SNAP’s long history as a community action organization dates back to a 1965 federal push known as the “war on poverty.” In 1966, then Catholic Charities director Father Frank Bach helped launch neighborhood centers in the East Central, West Central, and Hillyard neighborhoods. They provided the foundation for what would become SNAP, first called Spokane Community Action Agency.

By 1985, the agency had grown beyond the scope of Catholic Charities, so it became an independent nonprofit. Programs today serve Spokane County, but some programs reach across Eastern Washington, such as the SNAP Long-Term Care Ombudsman Program with more than 40 volunteers to advocate for residents of assisted-living centers and group homes.

SNAP became Spokane Neighborhood Action Programs in 1991, then Spokane Neighborhood Action Partners in 2008 to reflect its collaboration with other Spokane support agencies, such as food banks and legal services seeking to help people gain stability. Core values of community, justice, and respect remain central, and daily success stories tell of people who open businesses, find affordable housing, remain in a repaired home, or raise their credit scores, says Craig Howard, a SNAP spokesman.

“A lot of people just need a chance and support system to embrace them,” Howard says.

Honekamp adds, “When you serve one in 10 from our region, a week won’t go by without someone coming up to me to say we helped them. Sometimes, it’s in very small and temporary ways that just happen at a critical time.”

Many Spokane households still need assistance after the Great Recession, says Chris Pasterz, director of SNAP’s Financial Stability Services. 

“We’re seeing a steady number of foreclosures, and we’re still anticipating about 250 homes a year,” Pasterz says.

He adds that helping people build credit remains crucial, because low credit scores can affect getting a job or finding housing. The agency can issue a secure credit card for people to build credit along with counseling, and SNAP works with about five banks and credit unions to assist people. SNAP’s credit counseling work has helped people go from a credit score of zero to the low 700s in a year.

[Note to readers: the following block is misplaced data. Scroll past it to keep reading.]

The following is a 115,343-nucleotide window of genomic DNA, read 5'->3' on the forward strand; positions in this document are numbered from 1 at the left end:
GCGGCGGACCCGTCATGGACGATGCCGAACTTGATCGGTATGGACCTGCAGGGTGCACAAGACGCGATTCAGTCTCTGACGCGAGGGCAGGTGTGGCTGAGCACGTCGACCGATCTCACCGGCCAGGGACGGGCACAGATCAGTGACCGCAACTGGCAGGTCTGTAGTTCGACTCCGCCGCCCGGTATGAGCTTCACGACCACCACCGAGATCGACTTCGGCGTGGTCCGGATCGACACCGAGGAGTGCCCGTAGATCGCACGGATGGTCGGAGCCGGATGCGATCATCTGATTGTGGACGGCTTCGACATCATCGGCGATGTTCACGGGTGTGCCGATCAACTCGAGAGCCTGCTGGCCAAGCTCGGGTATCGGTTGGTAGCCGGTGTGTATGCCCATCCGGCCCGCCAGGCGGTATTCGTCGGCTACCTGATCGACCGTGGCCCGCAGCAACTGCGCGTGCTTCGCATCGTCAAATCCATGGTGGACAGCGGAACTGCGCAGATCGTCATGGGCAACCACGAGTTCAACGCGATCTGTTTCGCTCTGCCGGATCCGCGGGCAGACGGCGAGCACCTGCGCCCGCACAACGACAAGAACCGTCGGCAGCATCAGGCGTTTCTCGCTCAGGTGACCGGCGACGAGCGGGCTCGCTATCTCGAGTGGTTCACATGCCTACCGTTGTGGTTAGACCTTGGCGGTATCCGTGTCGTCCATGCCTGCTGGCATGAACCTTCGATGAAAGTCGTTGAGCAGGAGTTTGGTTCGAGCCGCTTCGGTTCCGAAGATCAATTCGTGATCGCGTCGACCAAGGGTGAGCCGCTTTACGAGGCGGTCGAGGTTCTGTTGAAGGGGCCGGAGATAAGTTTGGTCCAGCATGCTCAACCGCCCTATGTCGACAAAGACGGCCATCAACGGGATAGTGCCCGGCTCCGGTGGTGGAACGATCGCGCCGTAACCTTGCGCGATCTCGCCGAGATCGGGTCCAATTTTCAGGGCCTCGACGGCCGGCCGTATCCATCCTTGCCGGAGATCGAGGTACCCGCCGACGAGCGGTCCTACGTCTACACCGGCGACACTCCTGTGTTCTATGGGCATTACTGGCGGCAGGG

A credit score isn’t considered legitimate until it reaches 640, Pasterz says, and is considered low risk in the 700s. 

“They don’t even know about it until they start coming to our classes, and their life opens up,” he says.

Additionally, SNAP provides free business development services. In 2016, it helped start, expand, or financially enhance 104 small businesses. Partnering with the Small Business Administration, SNAP operates the Women’s Business Center helping about 700 people a year with training and support. 

“It’s also open to men,” Pasterz says. Technical assistance includes help developing a business plan, accounting system, and startup knowledge. He credits the agency’s experienced counselors, who work at SNAP after careers as former bankers, lenders, and business owners.

To receive counseling on housing, credit, and businesses, SNAP doesn’t have income thresholds, Pasterz says. Lending options have certain requirements, supporting people who are at 80 percent or less of area median income, about $51,000 for household of four.

SNAP also assists people with Refugee Individual Development Accounts, a matched savings program for working refugees to set aside money for designated first-time financial goals. Other support includes refuge lending pools and technical assistance through translators. 

Meanwhile, SNAP coordinates homeless assessments for the housing needs of single people or couples without children. In 2016, SNAP provided affordable housing to 878 people, including many young individuals ages 18 to 24. 

Over the years, one change Honekamp has noticed is how SNAP now takes a broader view of helping individuals than it did in the past.

“We’re looking at people holistically, rather than at silos of different needs,” she says. “What do we need to do to make the whole person successful? I think that’s one thing that’s shifting to the good.”

Treva Lind